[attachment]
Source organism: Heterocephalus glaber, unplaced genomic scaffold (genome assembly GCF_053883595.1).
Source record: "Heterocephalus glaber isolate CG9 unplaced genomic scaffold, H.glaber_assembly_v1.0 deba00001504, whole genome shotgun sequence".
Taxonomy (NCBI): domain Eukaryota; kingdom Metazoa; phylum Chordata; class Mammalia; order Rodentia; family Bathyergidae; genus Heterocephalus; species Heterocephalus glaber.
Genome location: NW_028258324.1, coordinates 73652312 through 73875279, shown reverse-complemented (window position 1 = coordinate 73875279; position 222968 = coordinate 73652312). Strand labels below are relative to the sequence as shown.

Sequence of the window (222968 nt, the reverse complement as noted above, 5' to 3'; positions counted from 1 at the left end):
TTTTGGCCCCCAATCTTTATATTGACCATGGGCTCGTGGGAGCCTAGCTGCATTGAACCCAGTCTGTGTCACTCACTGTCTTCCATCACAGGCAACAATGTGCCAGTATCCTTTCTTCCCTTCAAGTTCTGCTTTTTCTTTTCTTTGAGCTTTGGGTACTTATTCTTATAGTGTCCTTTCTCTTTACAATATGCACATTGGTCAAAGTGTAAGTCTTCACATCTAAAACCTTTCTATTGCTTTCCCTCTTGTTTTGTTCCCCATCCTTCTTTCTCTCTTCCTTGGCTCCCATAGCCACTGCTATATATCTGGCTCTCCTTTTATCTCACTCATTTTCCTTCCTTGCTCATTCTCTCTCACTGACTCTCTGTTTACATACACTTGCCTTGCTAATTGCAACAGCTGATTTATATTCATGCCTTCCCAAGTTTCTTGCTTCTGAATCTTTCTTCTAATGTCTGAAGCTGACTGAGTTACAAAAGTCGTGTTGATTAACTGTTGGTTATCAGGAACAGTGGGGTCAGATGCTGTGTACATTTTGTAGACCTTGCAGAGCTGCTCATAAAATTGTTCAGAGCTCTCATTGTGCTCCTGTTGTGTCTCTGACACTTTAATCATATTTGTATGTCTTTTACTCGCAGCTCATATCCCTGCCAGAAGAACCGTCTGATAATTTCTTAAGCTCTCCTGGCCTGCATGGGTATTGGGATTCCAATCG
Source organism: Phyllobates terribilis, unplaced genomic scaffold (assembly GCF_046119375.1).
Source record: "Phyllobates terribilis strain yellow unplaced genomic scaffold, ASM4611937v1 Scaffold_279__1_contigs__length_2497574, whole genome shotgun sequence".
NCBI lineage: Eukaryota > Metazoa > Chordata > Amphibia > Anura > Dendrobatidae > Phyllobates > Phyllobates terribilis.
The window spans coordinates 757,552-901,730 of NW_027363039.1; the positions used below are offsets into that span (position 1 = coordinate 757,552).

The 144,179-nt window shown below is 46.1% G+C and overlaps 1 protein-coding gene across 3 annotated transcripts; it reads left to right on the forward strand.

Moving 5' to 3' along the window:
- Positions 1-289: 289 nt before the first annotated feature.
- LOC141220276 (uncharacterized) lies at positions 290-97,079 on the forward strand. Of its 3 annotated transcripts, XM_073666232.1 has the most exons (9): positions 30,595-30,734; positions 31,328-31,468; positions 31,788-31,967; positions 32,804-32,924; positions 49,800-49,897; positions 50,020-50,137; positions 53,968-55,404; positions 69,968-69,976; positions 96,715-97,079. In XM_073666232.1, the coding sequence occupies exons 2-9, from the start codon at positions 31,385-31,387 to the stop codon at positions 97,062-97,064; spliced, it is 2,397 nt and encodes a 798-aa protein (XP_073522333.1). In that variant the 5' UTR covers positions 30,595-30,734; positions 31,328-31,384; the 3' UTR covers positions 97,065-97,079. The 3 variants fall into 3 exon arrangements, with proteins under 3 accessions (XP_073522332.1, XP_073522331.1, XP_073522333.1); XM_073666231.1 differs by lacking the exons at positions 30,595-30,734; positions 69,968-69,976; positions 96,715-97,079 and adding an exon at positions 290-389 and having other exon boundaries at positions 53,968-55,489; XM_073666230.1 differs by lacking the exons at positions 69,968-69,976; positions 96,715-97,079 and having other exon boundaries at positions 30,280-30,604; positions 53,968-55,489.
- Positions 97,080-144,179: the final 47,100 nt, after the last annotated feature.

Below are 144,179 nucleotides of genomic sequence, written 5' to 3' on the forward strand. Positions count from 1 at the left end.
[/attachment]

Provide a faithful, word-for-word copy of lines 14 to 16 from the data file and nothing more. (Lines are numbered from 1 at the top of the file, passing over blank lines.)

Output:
- LOC141220276 (uncharacterized) lies at positions 290-97,079 on the forward strand. Of its 3 annotated transcripts, XM_073666232.1 has the most exons (9): positions 30,595-30,734; positions 31,328-31,468; positions 31,788-31,967; positions 32,804-32,924; positions 49,800-49,897; positions 50,020-50,137; positions 53,968-55,404; positions 69,968-69,976; positions 96,715-97,079. In XM_073666232.1, the coding sequence occupies exons 2-9, from the start codon at positions 31,385-31,387 to the stop codon at positions 97,062-97,064; spliced, it is 2,397 nt and encodes a 798-aa protein (XP_073522333.1). In that variant the 5' UTR covers positions 30,595-30,734; positions 31,328-31,384; the 3' UTR covers positions 97,065-97,079. The 3 variants fall into 3 exon arrangements, with proteins under 3 accessions (XP_073522332.1, XP_073522331.1, XP_073522333.1); XM_073666231.1 differs by lacking the exons at positions 30,595-30,734; positions 69,968-69,976; positions 96,715-97,079 and adding an exon at positions 290-389 and having other exon boundaries at positions 53,968-55,489; XM_073666230.1 differs by lacking the exons at positions 69,968-69,976; positions 96,715-97,079 and having other exon boundaries at positions 30,280-30,604; positions 53,968-55,489.
- Positions 97,080-144,179: the final 47,100 nt, after the last annotated feature.

Below are 144,179 nucleotides of genomic sequence, written 5' to 3' on the forward strand. Positions count from 1 at the left end.